The Internet is a strange thing, a virtual photographer’s jacket crammed with countless pockets of enthusiasts. For example, you beautiful cipher mysteries fans circulate within one bijou (but nicely-appointed) pocket, while the massed legions of Slashdot fans have a Tardis-style hyperzoom lens pocket all of their own. But… what would happen if these two worlds collided?
A chance to find out came in December 2009, when Edith Sherwood’s The-Voynich-Manuscript-was-made-by-Leonardo-da-Vinci-so-it-was website got picked up by Slashdot. From the 4900 overspill visits Cipher Mysteries got at the time, I estimated that she must have had “(say) 30000 or more” visits. This was probably about right, because in the few days since the same thing happened to Cipher Mysteries last weekend, its visit counter has lurched up by 38,000+. The onslaught started on Saturday night, when at its peak the Cipher Mysteries server was getting a new visitor roughly every second. By late Sunday, however, the story had finally slid off the bottom of the Slashdot front page (which only ever lists the ten most recent news items), at which point the tsunami turned into merely a large river. 🙂
According to the server logs, my Slashdotted Chaocipher page was read in 132 countries (USA 52%, Canada 8%, UK 7.5%, Australia 5.4%, etc), while US Slashdotters were mainly from California, Texas, New York, Washington, followed by another long tail. And OK, I know it’s a biased sample, but it was nice to see Internet Explorer in less than 8% of the browsers. One long-standing stereotype did fall by the wayside, though: there was a relative absence of trolls leaving snarky comments. Might Slashdot be *gasp* growing up? 😉
Actually, the nicest thing about the whole episode for me was that Moshe Rubin’s brother in Florida was unbelievably impressed when he saw Moshe’s name pop up on Slashdot. I know it’s only a small thing, but I’m really pleased for the guy, he deserves credit for his hard work and persistence bringing the Chaocipher out into the light.
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Some quick follow-up thoughts on the Chaocipher…
It strikes me that Byrne’s neologism “Chaocipher” was remarkably prescient for 1918, because the whole idea of “chaos theory” – as per Wikipedia, “the behavior of dynamical systems that are highly sensitive to initial conditions“, AKA ‘the butterfly effect’ – had not long before that been started by Henri Poincaré. The French mathematician had shown that the classical three-body problem sometimes yielded tricksy outcomes that never converged (i.e. to a collision) nor diverged (i.e. to increasing distance from each other), but where the three bodies were somehow trapped in a dynamically constrained yet utterly mad-looking (OK, he actually said ‘nonperiodic’) manner. Yet after this promising beginning in the 1880s, the ‘chaos’ concept’s journey onwards was a particularly arduous (and non-obvious) one: even though people noticed the signatures of this odd behaviour in many different contexts, they had no comfortable vocabulary to describe it until well after Benoit Mandelbrot and Edward Lorenz in the 1960s.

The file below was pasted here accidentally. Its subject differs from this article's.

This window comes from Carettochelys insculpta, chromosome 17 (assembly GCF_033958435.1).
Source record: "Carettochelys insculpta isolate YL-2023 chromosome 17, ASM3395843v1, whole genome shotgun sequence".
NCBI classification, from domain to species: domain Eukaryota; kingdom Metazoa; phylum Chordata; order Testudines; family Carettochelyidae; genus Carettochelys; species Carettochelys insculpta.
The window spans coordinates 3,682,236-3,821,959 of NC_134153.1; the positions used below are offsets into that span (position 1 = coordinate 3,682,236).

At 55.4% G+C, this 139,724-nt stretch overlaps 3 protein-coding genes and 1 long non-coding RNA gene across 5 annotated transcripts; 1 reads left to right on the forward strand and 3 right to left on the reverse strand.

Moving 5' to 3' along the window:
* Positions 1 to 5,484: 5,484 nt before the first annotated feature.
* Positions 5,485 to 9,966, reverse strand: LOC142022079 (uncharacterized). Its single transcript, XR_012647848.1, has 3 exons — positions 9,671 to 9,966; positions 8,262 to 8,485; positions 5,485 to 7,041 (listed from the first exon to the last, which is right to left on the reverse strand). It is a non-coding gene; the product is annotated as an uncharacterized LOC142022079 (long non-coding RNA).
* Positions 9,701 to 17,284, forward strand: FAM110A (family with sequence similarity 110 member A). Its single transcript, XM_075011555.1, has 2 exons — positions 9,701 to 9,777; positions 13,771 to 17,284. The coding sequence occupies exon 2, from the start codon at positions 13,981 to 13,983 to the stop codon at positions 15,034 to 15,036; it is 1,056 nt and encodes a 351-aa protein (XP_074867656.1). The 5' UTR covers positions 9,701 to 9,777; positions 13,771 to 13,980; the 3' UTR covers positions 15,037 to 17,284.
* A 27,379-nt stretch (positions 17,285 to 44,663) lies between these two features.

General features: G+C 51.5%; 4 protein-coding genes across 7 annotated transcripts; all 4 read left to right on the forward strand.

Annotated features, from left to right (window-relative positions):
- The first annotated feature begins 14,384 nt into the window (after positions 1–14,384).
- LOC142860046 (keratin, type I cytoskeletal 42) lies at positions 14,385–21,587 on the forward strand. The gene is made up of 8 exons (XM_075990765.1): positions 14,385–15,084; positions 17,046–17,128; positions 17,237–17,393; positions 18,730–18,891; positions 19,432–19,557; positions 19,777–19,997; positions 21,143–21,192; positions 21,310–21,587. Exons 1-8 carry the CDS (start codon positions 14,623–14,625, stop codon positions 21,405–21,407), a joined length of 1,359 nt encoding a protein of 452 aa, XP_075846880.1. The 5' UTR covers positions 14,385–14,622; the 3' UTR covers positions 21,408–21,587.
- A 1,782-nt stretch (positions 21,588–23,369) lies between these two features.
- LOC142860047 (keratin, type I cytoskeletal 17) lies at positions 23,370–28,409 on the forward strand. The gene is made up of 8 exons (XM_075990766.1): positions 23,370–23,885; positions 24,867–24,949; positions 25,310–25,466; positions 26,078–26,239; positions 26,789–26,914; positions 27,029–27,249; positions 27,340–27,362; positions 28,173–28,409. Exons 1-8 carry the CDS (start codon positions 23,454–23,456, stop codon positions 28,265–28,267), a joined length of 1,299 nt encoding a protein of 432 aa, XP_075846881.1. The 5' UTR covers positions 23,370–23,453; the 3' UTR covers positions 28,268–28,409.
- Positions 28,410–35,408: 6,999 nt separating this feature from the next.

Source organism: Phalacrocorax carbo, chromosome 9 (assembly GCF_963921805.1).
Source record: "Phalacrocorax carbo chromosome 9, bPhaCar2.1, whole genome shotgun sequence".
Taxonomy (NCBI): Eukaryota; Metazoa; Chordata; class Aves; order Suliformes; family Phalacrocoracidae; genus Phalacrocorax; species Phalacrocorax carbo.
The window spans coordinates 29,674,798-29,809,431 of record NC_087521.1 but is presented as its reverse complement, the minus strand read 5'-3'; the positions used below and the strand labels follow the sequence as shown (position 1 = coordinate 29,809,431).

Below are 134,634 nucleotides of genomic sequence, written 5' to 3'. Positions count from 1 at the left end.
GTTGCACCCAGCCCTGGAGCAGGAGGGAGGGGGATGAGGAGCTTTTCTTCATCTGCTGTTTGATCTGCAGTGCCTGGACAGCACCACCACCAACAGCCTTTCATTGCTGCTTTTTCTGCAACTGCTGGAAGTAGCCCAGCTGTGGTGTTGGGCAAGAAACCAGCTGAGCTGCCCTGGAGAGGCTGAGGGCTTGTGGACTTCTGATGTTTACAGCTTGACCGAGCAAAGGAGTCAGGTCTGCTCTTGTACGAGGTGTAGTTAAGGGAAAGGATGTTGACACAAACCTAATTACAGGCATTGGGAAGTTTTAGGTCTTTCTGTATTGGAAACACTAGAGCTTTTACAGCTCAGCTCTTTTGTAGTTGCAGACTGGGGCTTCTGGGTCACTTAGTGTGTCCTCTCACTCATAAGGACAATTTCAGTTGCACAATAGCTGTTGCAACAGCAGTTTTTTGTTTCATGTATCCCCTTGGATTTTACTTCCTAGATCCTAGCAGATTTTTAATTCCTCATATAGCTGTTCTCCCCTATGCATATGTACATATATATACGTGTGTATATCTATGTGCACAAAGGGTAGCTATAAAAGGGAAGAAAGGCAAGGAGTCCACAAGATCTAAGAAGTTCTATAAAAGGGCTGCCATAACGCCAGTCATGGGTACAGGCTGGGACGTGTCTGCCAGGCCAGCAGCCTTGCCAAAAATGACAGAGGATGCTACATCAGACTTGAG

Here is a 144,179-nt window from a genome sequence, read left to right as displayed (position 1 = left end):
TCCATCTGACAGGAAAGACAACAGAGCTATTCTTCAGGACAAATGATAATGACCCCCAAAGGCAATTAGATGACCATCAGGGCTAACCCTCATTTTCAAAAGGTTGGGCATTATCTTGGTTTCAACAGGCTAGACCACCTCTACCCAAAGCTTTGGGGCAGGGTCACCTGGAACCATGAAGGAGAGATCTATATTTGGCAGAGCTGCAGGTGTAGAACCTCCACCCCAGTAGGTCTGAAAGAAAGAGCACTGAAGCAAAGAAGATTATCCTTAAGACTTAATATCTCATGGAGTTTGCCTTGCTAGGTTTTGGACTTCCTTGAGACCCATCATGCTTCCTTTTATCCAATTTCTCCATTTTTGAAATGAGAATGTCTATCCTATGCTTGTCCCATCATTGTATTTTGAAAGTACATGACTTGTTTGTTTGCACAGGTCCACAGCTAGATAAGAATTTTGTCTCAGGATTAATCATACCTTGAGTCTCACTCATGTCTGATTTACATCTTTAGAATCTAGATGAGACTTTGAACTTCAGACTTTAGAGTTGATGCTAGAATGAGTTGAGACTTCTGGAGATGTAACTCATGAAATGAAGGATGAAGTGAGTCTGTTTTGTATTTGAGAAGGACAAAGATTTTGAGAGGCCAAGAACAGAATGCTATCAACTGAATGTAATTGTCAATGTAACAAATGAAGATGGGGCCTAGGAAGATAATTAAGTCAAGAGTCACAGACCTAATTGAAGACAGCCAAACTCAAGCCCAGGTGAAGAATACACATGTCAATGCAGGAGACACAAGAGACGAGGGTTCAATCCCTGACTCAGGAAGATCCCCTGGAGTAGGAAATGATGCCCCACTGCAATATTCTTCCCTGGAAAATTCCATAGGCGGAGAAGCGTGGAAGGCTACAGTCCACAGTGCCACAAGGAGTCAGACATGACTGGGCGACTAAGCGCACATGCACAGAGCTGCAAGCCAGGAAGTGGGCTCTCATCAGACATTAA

And so I find it neatly uncanny that the Chaocipher appropriates the “chaos” word 50 years earlier than it should, while at the same time exactly demonstrating the properties that contemporary mathematicians now ascribe to it (i.e. “deterministic chaos”). As the cipher’s twizzling steps subtly mangle the order of the letters on the two rotors, both the error propagation and the cipher system complexity sharply ramp up over time, in a (quite literally) chaotic way: to my eyes, Byrne’s Chaocipher is no less artful and pleasing than any Mandelbrot set I’ve ever seen. However, because its mechanism was not disclosed until this year (2010), it is perhaps best thought of part of the secret history of applied chaos: by way of comparison, the earliest paper on “chaotic cryptography” I’ve found was Baptista’s “Cryptography with chaos” in Physics Letters A (1998) [mentioned online here].
So, it might be that as the full story behind the Chaocipher emerges from Byrne’s papers, we’ll discover that he cleverly applied Poincaré’s and Hadamard’s ideas to cryptography: but – between you and me – I somehow doubt that this is what really happened. In my mind, there’s something both ham-fistedly mathematical and deviously mechanical about the Chaocipher, that makes its mongrelly combination of Alberti’s cipher wheel and movable circular type something that could (in principle, at least) have been devised any time since about 1465. All the same, I think that the single aspect of the Chaocipher that most makes it resemble an out-of-place artifact is that it is a pure algorithm made solid – a bit like a programming hack devised by someone who had never seen a computer. Perhaps programming is closer to carpentry than we think!
Without doubt, the Chaocipher lies just outside the rigid mathematical confines of the cipher development path laid down by the sequence of crytographers since Alberti: and so for me, the most inspiring lesson to be learned from it is that genius need take only a single step sideways to become utterly unrecognizable to the mainstream. Thinking again about the Voynich Manuscript’s cipher, might that too merely stand a single conceptual step beyond our tightly-blinkered mental range? Furthermore, might that also ultimately turn out to be part of the same secret history of applied chaos? It’s certainly an interesting thought…